Three Dutch organizations—the materials company DSM, the engineering firm Royal HaskoningDHV, and the 3D printer manufacture CEAD—have teamed up to create a printer capable of printing continuous glass- or carbon-fiber-reinforced thermoplastics. Currently, they are demonstrating the capabilities of printing structural elements, and even, they hope, entire pedestrian bridges, with CEAD’s CFAM Prime printer which can create parts as large as 13 feet by six-and-a-half feet by five feet.
While formwork molds have previously been created by large-scale printers and then used in turn create structural parts, this is one of the earlier examples of the potential of 3D printing to create large polymer structural elements, and, possibly, entire bridges.
The firms say that combining polymers with continuous fibers allows for the construction of lightweight, high-strength elements ideal for infrastructure solutions, and while other 3D printed building materials have run into trouble when it comes to cold temperature and exposure to the elements, the designers hope that these fiber-and-plastic combos can weather storms as well as any traditional building—though it remains to be seen if these 3D-printed elements would be able to address the brittleness problem sometimes faced when plastics are used for larger structures.
Maurice Kardas, the business development manager of Royal HaskoningDHV, told 3Dprint.com that “fiber-reinforced plastic bridges have been known for their long life spans and lower overall costs in comparison with steel bridges. Now we will be using a new 3D printing technology which lets us at scale make fiber-reinforced plastic parts. through adding sensors to the bridge we can make a ‘digital twin’ of the bridge itself. these sensors can predict and optimize maintenance, ensure safety and lengthen the life span of bridges.”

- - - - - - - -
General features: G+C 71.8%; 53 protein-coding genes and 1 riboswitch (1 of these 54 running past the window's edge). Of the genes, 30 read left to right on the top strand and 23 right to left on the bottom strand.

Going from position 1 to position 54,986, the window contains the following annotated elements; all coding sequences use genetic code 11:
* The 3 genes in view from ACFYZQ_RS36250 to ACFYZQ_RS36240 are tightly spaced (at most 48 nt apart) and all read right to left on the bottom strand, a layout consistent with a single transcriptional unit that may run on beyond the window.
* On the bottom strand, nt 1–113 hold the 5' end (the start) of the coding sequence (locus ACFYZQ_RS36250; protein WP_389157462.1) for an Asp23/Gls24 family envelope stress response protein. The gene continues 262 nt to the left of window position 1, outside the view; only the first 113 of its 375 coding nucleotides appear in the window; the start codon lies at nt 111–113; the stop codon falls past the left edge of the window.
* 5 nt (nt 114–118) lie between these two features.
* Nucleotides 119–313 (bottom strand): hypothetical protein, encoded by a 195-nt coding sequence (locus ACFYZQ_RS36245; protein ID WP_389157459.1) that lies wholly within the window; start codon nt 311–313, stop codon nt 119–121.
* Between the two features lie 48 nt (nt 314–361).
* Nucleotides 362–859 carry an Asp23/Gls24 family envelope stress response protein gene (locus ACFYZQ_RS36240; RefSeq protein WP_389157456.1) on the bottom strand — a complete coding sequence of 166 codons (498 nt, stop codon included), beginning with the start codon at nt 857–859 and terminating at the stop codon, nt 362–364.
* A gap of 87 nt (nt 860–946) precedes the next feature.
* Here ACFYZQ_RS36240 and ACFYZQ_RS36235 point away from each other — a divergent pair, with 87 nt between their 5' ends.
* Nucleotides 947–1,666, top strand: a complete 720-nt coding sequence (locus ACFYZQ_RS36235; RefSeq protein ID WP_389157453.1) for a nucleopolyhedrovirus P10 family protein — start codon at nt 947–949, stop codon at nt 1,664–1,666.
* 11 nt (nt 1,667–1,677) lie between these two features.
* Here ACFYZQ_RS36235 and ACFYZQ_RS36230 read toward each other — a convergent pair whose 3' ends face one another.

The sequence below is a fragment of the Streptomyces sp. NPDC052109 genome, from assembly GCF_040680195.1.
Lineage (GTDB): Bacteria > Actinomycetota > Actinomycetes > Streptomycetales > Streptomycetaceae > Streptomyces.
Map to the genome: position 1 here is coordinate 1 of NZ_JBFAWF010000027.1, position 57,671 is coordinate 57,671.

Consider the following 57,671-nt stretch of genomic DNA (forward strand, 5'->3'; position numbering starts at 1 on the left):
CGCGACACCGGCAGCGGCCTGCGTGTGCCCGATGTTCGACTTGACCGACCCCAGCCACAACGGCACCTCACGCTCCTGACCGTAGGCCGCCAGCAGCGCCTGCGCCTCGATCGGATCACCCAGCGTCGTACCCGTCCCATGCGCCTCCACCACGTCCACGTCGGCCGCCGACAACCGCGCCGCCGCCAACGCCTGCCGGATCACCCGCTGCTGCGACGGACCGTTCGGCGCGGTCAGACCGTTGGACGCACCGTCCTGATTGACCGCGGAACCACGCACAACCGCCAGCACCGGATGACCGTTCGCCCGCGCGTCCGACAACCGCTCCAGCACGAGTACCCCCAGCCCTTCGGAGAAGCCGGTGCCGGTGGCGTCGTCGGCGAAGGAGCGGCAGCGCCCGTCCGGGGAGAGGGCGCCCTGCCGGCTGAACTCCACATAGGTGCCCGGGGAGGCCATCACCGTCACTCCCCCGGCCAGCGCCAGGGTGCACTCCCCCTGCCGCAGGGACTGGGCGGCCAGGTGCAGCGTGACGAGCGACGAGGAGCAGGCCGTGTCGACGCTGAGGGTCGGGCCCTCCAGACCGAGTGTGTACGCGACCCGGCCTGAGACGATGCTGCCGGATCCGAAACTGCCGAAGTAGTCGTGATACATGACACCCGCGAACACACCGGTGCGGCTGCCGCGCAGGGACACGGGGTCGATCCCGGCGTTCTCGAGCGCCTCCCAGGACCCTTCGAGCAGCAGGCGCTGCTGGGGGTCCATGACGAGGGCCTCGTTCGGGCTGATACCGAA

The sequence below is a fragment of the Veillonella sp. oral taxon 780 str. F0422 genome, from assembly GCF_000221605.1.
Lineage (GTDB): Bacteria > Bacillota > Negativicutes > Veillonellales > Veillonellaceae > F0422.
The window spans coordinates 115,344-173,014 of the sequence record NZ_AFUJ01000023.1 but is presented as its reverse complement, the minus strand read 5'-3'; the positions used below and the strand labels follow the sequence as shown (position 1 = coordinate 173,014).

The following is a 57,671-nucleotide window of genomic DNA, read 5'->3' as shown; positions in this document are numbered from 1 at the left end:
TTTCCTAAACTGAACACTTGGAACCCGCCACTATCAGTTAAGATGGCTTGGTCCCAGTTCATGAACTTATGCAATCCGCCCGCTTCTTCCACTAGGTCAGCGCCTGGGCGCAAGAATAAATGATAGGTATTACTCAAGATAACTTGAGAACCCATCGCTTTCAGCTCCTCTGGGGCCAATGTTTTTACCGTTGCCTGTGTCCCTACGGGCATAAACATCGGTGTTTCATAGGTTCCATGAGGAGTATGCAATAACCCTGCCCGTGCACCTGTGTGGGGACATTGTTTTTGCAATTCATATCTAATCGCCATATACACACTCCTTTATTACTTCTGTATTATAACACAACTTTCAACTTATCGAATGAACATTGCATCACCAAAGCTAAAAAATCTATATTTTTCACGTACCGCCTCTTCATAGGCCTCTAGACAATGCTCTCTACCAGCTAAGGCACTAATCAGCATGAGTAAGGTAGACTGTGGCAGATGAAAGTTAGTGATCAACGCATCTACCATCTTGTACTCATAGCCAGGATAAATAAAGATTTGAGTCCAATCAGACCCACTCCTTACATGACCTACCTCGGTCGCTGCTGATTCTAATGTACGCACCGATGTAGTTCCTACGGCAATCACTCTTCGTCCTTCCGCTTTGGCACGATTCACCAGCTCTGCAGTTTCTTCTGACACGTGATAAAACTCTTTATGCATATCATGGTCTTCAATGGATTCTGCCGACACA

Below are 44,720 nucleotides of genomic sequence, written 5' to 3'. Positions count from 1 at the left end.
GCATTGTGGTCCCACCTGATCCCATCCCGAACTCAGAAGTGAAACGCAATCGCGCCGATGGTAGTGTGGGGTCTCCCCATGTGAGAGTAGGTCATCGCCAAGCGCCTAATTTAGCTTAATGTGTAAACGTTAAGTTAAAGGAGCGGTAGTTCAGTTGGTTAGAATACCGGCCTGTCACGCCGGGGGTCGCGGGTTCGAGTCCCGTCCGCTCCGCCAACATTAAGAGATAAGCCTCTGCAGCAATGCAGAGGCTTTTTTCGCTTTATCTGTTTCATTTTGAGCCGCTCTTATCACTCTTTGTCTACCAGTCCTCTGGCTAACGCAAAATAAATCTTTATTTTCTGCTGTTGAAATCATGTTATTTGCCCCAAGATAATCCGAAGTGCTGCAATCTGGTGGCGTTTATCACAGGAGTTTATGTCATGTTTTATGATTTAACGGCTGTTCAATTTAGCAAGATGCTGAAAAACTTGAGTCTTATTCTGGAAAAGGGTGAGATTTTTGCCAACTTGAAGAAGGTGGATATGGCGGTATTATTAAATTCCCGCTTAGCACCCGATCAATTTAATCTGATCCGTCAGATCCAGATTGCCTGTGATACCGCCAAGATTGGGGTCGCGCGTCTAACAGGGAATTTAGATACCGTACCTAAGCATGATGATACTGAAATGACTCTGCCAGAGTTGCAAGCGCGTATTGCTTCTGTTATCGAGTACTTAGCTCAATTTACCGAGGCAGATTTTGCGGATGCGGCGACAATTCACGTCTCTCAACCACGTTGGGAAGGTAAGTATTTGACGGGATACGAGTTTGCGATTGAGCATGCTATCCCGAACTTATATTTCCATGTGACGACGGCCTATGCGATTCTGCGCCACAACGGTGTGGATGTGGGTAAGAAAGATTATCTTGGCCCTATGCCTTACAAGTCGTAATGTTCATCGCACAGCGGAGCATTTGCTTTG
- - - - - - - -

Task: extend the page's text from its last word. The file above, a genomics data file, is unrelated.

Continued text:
While the team cites sustainability as a possible benefit—noting the polluting nature of concrete—these forms still rely upon plastics, in this case Arnite which is a rigid PBT or PET. Composites like these remain notoriously difficult to recycle, and are often petroleum-based. Still, additive manufacturing processes often produce less waste, take less time, and hopefully, will offer durability advantages over other existing processes.